[Libre-soc-dev] [RFC] SVP64 Vertical-First Mode loops

lkcl luke.leighton at gmail.com
Wed Aug 18 23:16:20 BST 2021

On August 18, 2021 10:02:49 PM UTC, Richard Wilbur <richard.wilbur at gmail.com> wrote:
>On Aug 18, 2021, at 13:06, lkcl <luke.leighton at gmail.com> wrote:
>> basically, to do large DCT / FFT recursively, you split into two
>halves, do each half at half the DCT/FFT size, then recombine the
>Each half could use the same scalar coefficients. 

could... but remember: FFT of size N you need N coefficients. now you can only hold in regfile half an FFT as if you did it with Vertical-First Mode

for DCT it is *N ln N* coefficients needed for a DCT of size N.  DCT of size 32 needs 32+16+8+4+2+1 registers for the COS coefficients!

we just used the ENTIRE regfile!


you can use only 1/2 the regfile and do a 64-wide DCT

> Seems for a
>particular size data set that if we are doing recursive sizes of
>transforms to compute the transforms.  If they are always related by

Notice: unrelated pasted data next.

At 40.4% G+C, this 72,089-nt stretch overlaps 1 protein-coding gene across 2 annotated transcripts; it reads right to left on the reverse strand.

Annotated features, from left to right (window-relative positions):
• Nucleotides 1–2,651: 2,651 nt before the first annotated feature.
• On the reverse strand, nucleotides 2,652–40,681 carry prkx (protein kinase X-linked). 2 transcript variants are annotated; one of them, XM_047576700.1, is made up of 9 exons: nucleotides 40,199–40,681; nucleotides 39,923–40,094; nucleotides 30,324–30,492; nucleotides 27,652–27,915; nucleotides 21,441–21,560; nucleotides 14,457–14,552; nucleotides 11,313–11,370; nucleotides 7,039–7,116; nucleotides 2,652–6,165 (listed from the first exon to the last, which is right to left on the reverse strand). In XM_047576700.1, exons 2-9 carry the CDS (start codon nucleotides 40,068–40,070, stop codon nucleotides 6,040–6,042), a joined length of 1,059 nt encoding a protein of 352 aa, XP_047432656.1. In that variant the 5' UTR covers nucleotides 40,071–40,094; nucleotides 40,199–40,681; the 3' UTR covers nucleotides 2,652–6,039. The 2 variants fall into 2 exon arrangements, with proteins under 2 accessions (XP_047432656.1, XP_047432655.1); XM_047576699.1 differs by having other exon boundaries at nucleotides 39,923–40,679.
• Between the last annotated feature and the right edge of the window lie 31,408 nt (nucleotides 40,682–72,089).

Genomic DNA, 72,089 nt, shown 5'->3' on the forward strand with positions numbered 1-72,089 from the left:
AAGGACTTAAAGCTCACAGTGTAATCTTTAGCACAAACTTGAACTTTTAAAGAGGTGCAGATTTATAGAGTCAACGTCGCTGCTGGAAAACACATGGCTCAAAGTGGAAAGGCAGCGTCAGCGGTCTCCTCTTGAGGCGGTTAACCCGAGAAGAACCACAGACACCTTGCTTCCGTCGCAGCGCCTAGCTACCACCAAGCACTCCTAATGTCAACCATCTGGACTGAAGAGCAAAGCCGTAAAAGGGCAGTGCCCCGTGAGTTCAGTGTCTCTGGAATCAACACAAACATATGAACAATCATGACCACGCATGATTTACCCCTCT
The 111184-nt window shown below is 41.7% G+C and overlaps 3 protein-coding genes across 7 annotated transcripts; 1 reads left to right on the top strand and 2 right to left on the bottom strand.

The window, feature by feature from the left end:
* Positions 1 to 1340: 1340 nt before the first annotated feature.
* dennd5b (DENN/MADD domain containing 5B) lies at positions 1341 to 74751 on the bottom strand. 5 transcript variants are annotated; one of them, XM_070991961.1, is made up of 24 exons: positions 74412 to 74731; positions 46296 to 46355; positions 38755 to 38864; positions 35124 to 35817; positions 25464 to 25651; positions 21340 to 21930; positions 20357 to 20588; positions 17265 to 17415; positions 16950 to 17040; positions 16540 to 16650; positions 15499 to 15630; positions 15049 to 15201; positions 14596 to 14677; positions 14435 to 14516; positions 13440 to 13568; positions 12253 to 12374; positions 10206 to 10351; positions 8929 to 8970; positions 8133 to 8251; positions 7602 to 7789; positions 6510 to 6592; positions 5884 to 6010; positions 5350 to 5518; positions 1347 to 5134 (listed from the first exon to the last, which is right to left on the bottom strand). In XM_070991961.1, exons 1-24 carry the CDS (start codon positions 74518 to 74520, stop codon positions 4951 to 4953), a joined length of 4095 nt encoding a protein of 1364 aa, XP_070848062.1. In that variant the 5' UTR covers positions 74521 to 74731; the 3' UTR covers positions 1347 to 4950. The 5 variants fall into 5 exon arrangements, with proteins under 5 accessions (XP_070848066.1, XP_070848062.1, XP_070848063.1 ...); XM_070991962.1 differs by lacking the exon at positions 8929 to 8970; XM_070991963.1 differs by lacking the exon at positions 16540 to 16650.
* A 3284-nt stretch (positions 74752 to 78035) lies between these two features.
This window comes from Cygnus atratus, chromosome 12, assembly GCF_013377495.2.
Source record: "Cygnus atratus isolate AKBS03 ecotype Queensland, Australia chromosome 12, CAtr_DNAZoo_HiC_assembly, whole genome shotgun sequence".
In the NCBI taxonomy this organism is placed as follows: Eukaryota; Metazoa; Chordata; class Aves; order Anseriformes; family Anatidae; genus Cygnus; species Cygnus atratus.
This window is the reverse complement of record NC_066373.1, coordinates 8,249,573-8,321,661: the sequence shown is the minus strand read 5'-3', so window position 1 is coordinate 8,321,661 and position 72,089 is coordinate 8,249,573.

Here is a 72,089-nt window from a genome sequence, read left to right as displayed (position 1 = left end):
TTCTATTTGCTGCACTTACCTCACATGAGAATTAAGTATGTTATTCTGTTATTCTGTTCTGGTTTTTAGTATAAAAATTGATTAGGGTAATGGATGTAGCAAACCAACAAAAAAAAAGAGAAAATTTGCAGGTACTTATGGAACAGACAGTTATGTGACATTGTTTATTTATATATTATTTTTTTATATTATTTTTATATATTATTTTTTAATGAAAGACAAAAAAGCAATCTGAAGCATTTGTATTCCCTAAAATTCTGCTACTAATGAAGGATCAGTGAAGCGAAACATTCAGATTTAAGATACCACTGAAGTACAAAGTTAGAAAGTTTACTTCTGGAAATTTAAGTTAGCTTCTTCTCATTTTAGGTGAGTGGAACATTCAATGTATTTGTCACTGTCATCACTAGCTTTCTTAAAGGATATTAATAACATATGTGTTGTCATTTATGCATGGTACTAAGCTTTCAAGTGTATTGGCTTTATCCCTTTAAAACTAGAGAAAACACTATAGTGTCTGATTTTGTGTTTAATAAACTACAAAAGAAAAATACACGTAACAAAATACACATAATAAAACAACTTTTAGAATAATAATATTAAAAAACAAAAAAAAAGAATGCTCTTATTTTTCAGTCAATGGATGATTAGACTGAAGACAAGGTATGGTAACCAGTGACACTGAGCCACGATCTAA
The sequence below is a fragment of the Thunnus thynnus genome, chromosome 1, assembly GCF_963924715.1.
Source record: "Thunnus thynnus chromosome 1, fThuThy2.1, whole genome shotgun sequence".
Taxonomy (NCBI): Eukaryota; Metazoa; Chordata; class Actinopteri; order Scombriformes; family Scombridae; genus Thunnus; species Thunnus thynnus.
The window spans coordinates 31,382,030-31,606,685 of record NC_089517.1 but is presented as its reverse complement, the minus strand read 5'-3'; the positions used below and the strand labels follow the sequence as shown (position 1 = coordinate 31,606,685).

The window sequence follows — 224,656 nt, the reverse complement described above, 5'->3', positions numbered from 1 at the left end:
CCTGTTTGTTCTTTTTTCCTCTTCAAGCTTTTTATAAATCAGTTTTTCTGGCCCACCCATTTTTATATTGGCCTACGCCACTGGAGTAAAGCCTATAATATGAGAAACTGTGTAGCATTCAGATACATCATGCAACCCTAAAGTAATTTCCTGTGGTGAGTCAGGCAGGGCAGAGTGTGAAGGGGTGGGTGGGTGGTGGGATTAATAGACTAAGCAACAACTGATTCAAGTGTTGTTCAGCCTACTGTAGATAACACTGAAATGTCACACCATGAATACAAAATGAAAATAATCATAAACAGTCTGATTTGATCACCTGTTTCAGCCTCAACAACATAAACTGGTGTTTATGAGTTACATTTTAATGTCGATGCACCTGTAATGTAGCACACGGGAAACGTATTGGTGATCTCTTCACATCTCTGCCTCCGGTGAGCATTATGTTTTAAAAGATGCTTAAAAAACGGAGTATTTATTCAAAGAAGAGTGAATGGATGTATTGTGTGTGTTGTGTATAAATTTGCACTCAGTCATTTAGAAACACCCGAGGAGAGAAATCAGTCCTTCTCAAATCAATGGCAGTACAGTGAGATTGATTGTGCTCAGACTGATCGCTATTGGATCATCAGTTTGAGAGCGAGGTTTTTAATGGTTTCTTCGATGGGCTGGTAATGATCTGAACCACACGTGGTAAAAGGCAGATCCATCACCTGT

>powers of two then one time calculating the coefficients should be
>sufficient if we could calculate them and store them either in the
>order they are used (in a non-destructive FIFO with capability to set a
>step size) or with an easy scheme to access them via an index, we might
>at once calculate the coefficients using our vector engine and then use

DCT unfortunately doesn't work that way.  in order to complete all butterflies you need, in each row, cos((i+0.5)/n) from i=0..n-1 where n goes up in powers of two per butterfly row.

you can share those values *in* a row but unlike an FFT you cannot *reuse* them on a *different* row due to the +0.5

>If we had such a coefficient cache, I think VFHint could still be

interesting idea, to have a special separate cache for coefficients.  it is however pretty specialist.  if it really becomes really a focus for performance it's worth pursuing.

right now issuing cos instructions is "generic".  specialist single-purpose instructions make me twitchy.

for 3D texture interpolation it's fine / great / obvious payoff.


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